Frequently Asked Questions

Frequently Asked Questions


  • ATMOS 22 - ATMOS 41 - ATMOS What is the highest resolution scan rate for the ATMOS 22 and ATMOS 41?
    • With the ATMOS 41 and the M command, using a non-METER data logger, you can make measurements every 3 seconds.
    • With the ATMOS 22 and the M command, using a non-METER data logger, you can make measurements every 1 second.
    • Consult the integrator guides for more information.
    • Contact METER if your application requires more frequent measurements.
  • ATMOS 22 - ATMOS How frequently are measurements taken?
    The ZL6 makes a measurement from each of the sensor ports in use every 60 s. However, the minimum measurement interval is five minutes for uploading data to ZENTRA Cloud. One-minute measurement interval is possible if you disable uploading data to ZENTRA Cloud, and these instructions are available upon request. The ATMOS 22 measures the wind speed and direction once every 10 s and records the instantaneous wind vector components. When queried, the ATMOS 22 outputs the average of the instantaneous measurements since the last query for wind speed and direction and the maximum instantaneous wind speed value for wind gust.


    If using a non-METER logger, then the ATMOS 22 can be scanned every 1 second, but it is not necessary to oversample the ATMOS 22 and compute averages, accumulations, and maximums in external data systems because it has an internal measurement sequence [see the integrator guide for more information]. Less frequent sampling has the additional benefit of decreasing data acquisition systems and ATMOS 22 power consumption.
  • ATMOS 22 - ATMOS What do the ATMOS 22 output data look like in a downloaded excel file from a ZL6?

    See image below. NOTE: The ATMOS 22 temperature measurement should not be used as an accurate measurement of air temperature. Testing has shown errors of as much as 2 °C between the ATMOS 22 temperature sensor and the true air temperature under sunny conditions. The speed of sound is temperature dependent, so the ATMOS 22 temperature measurement is important for the wind speed and direction calculations, but the lower accuracy of air temperature measurements is not an issue for the wind calculations.

  • ATMOS 22 Can I install my ATMOS 22 at a 90 deg angle for vertical wind speed?
    The ATMOS 22 should measure in any orientation if its measurement path is parallel to the wind flow. However, it should not be mounted at 90 degrees outside. This is due to rain obstructing the measurement during rain storms and possibly that water could be retained where the sonic transducers are, which would affect the measurement. Vertical wind speed outside is also associated with upward and downward eddies. These have both a horizontal and vertical component to them. If you mount an ATMOS 22 sideways, you would block the horizontal movement of these eddies and, presumably, negate any reason for doing it in the first place. The ATMOS 22 would be appropriate for measuring vertical wind velocity in certain indoor situations where the sensor is protected from pooling water and the wind vector is vertical (e.g., velocity in vertical HVAC ductwork).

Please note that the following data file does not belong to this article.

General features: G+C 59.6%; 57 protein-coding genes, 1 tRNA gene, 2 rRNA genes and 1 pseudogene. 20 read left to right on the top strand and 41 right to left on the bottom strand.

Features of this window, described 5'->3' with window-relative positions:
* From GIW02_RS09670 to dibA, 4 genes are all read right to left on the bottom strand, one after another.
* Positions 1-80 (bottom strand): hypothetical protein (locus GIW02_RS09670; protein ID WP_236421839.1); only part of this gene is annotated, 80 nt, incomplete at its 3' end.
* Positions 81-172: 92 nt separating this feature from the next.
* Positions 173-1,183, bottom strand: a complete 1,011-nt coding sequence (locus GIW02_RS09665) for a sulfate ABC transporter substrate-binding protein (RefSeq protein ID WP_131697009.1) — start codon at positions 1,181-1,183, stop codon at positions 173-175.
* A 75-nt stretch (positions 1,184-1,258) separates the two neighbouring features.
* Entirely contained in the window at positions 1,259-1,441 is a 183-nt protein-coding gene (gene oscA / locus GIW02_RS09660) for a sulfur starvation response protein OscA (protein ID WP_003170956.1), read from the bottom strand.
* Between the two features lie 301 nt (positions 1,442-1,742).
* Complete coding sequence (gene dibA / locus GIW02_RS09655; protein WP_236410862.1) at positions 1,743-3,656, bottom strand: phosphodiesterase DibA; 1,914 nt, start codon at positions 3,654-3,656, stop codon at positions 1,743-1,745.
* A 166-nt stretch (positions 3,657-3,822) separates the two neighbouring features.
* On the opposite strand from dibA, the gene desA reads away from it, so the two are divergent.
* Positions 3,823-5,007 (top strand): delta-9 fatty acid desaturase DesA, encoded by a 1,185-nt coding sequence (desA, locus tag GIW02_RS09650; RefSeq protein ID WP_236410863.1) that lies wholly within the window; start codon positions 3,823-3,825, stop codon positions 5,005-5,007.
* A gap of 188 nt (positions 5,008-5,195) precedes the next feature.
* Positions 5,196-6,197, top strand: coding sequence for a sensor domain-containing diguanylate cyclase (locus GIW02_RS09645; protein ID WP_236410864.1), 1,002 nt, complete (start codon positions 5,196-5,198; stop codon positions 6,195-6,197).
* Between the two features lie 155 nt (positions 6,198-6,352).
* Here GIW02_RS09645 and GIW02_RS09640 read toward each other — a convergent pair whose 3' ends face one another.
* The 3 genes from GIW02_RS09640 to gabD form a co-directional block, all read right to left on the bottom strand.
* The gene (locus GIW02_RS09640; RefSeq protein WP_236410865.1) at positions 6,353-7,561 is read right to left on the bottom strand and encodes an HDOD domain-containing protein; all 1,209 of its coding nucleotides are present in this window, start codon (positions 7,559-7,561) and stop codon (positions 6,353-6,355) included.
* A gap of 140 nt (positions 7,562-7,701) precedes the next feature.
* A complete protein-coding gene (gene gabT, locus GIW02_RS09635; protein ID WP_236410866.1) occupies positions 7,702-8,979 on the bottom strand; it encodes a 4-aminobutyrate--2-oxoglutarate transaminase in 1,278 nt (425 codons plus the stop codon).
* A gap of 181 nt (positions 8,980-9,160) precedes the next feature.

• ATMOS 22 - ATMOS 41 - ATMOS What is the practical lower limit of the wind speed measurement for the ATMOS 22 and ATMOS 41?

    The practical lower limit for wind speed is about 0.03 m/s for our sonic anemometer. This is much better than cup anemometers, for example, which struggle making measurements below 0.5 m/s at the minimum because of difficulty starting and stopping. Sonic anemometers can read five times lower than that, yet they don’t necessarily read absolute zero.

  • ATMOS 14 - SRS - IRT - ECT - PAR - PYR - ATMOS 22 - ATMOS 41 - PHYTOS 31 - ECRN-100 - ECRN-50 How do I assemble the anemometer mast?

    The anemometer mast is suitable to mount METER’s above-ground sensors: ATMOS 41, ATMOS 22, ATMOS 14, PAR, PYR, IRT, SRS, PHYTOS 31, ECRN-100, ECRN-50, and ECT. Additional brackets may be required for some products.

    Anemometer mast kit: 1 extendable mast (fiberglass), 1 guy ring, 1 guy rope (7.6 m nylon rope), 3 guy rope anchors, and 1 mast base with center peg and set screw.

    Mast diameter: 4.5 cm

    Mast adjustable length: 1.3 to 2.3 m

    Tools to bring to the field: measuring tape, long metal screwdriver, mallet, wrench, level, scissors, optional shovel, and lighter.

    Installation:  Position the mast base in the desired installation location, avoiding large rocks. Install the center peg using a mallet. Insert the mast into the base so that the center peg is inside the mast tube. With the mast in the base, turn the set screw so it is hand-tight against the mast. Then, gently turn the set screw with a wrench. Do not over tighten or the fiberglass pole will break. Put the guy ring over the extendable mast. Cut the guy rope into thirds (approximately 2.5 m each) and burn the ends with a lighter to prevent fraying. Position the rope anchors equidistant apart to be about 1 meter away from the mast. Screw the anchors into the soil at the same angle as the guy rope using a long metal screwdriver as a make-shift turning handle. Attach the guy rope to the guy ring in 3 equidistant holes (show below) using knots. Then knot each guy rope in the corresponding anchor. Pull the rope very tight and ensure the mast is level and straight.

    Once the mast is secure, move the adjustable lever up to release the extendable mast. Move the lever down to secure the mast to the correct height. Install instruments following the sensor quick start guides and manuals.

    Limitations: Rocky soils, long-term monitoring sites, locations with high animal traffic. The SRS extension arm may be too heavy for the fiberglass mast.